The RWRP inductance is 1591.97 +/- 0.62 mH
The non RWRP inductance is 1579.13 +/- 0.60 mH

This is only a difference of about 0.8% but it is statistically significant (by a pretty wide margin).

That's interesting and something I wouldn't have thought... but I think even more interesting as far as quantifying things goes, would be a spectrum analyzer's results. The tricky part would be generating a uniform frequency response and amplitude through the pickups. I'm not sure how that would work since we'd have to capture the strings of a guitar vibrating equally and all things held constant in measurements in both cases.... maybe an EBow?

But regardless of testing, I'm sure I hear a very noticeable high cut with the RWRP setup in the 2 and 4 position. I don't need a spectrum analyzer, my ears hear it right away.

ScottB
10-02-2010, 09:32 PM
That's interesting and something I wouldn't have thought... but I think even more interesting as far as quantifying things goes, would be a spectrum analyzer's results. The tricky part would be generating a uniform frequency response and amplitude through the pickups. I'm not sure how that would work since we'd have to capture the strings of a guitar vibrating equally and all things held constant in measurements in both cases.... maybe an EBow?

But regardless of testing, I'm sure I hear a very noticeable high cut with the RWRP setup in the 2 and 4 position. I don't need a spectrum analyzer, my ears hear it right away.

I have the frequency and phase angle plots from both cases and they pretty much overlay. The resonant frequency is different by only 0.04% (3 Hz difference at a frequency of 7060 Hz), which is well within the variability of the measurement.

I'm sure there are people who can hear a 0.8% inductance difference, but to me the more significant effect would have to be the absence of noise, which is something on the order of a 10 dB difference.

Nick Sorenson
10-03-2010, 06:32 AM
I have the frequency and phase angle plots from both cases and they pretty much overlay. The resonant frequency is different by only 0.04% (3 Hz difference at a frequency of 7060 Hz), which is well within the variability of the measurement.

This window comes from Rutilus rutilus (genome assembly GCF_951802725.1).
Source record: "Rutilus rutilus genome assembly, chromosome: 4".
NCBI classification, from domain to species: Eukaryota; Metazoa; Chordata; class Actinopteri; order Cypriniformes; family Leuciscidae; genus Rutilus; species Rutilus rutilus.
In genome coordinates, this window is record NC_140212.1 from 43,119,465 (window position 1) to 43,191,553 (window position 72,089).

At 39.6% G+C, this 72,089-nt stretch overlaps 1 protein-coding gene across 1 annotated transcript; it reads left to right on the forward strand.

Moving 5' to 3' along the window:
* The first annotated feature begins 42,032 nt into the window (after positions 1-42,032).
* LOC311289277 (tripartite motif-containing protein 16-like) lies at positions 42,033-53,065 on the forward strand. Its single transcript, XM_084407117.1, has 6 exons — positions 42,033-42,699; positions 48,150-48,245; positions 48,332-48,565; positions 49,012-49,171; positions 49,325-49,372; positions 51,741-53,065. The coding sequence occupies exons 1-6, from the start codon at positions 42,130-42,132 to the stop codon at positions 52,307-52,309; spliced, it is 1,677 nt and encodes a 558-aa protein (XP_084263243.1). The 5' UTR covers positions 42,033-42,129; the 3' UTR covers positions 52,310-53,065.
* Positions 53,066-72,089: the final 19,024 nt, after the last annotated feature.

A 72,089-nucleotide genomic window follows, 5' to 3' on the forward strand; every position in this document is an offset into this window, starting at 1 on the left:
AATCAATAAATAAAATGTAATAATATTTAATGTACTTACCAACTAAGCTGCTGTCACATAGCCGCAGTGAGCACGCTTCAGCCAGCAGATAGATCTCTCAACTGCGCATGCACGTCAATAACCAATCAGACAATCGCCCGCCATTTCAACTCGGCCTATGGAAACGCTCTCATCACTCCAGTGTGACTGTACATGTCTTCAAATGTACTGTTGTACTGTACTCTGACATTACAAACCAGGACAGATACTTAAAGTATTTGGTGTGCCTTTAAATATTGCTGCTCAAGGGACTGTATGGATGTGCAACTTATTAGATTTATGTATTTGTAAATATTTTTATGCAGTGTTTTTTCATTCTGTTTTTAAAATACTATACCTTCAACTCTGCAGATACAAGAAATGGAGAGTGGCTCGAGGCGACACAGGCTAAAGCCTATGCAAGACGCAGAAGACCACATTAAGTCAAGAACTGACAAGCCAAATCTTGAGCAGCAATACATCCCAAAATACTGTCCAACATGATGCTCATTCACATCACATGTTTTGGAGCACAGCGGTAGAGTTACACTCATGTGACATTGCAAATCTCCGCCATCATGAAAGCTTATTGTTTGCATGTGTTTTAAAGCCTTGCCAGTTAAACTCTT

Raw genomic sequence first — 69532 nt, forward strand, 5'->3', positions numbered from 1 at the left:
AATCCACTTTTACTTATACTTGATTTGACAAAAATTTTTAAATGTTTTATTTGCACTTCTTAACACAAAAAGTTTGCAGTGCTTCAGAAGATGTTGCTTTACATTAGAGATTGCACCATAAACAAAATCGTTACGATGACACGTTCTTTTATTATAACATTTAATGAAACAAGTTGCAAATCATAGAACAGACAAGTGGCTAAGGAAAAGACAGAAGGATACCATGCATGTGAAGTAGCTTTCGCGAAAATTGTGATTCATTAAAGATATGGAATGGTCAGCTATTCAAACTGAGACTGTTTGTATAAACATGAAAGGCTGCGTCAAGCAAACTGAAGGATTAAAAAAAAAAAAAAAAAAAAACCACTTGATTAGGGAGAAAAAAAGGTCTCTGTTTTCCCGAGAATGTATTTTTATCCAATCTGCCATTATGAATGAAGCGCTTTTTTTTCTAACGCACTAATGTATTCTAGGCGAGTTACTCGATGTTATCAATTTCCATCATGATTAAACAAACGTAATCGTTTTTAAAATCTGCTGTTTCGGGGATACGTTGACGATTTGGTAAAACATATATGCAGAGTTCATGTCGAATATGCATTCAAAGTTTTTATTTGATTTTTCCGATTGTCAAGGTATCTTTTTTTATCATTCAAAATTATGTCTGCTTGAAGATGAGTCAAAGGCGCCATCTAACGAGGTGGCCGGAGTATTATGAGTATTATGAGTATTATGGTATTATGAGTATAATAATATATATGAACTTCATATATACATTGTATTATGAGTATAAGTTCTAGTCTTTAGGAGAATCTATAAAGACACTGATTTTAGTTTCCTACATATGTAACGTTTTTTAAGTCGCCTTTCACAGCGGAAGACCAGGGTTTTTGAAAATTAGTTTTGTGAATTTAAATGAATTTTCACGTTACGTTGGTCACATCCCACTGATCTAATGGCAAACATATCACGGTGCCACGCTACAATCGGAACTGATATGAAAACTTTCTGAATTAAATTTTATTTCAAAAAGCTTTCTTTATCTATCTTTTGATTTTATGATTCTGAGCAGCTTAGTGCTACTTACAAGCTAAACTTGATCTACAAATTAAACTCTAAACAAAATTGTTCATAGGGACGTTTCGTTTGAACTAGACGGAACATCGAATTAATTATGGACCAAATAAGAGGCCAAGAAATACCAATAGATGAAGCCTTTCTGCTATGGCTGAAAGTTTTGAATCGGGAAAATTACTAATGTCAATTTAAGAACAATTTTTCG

I'm sure there are people who can hear a 0.8% inductance difference, but to me the more significant effect would have to be the absence of noise, which is something on the order of a 10 dB difference.

Curious if you could explain your test a bit more? What was generating the frequency response through the pickups?

VaughnC
10-03-2010, 09:11 AM
I agree...without the strings generating the signal, the rest is meaningless. My ears also tell me that the reverse magnetic field of a RWRP middle pickup affects the frequency response of every position. However, whether this is good or bad thing would depend on the beholders ears. A great sounding guitar is a great sounding guitar no matter what the configuration. Personally, I tend to prefer the overall tone of a Strat with a non-RWRP middle...but I don't play in the high gain arena in which the lower noise of RWRP in 2 & 4 might take preference over tone.

ScottB
10-03-2010, 09:11 AM
Curious if you could explain your test a bit more? What was generating the frequency response through the pickups?

Nick,

I'm using a Syscomp digital oscilliscope.

It has a network analyzer mode, where it automatically sweeps a sine wave through a range of frequencies and generates gain and phase angle data as a function of frequency.

Very nice for testing pickups.

ScottB
10-03-2010, 09:13 AM
I agree...without the strings generating the signal, the rest is meaningless. My ears also tell me that the reverse magnetic field of a RWRP middle pickup affects the frequency response of every position. However, whether this is good or bad thing would depend on the beholders ears. A great sounding guitar is a great sounding guitar no matter what the configuration. Personally, I tend to prefer non-RWRP middle...but I don't play in the high gain arena in which the lower noise of RWRP in 2 & 4 might take preference over tone.

Incomplete? Yes.

Meaningless? Absolutely not.

Nick Sorenson
10-03-2010, 03:08 PM
Nick,

I'm using a Syscomp digital oscilliscope.

It has a network analyzer mode, where it automatically sweeps a sine wave through a range of frequencies and generates gain and phase angle data as a function of frequency.

Very nice for testing pickups.

Incomplete? Yes.

Meaningless? Absolutely not.

Sounds like very nice equipment and that you've done your homework. However this is overlooking something that I'm sure we hear and that is the microphonic aspect of the set of pickups. It's not as prominent as the electromagnetic portion of the output but it's definitely there and I think it's most noticed in the highs. If there were some easy way to quantify this and with an actual strum on an actual guitar... again it'd be somewhat of a difficult test to setup mechanically, but I would be willing to guess that it'd be a pretty apparent measurable difference.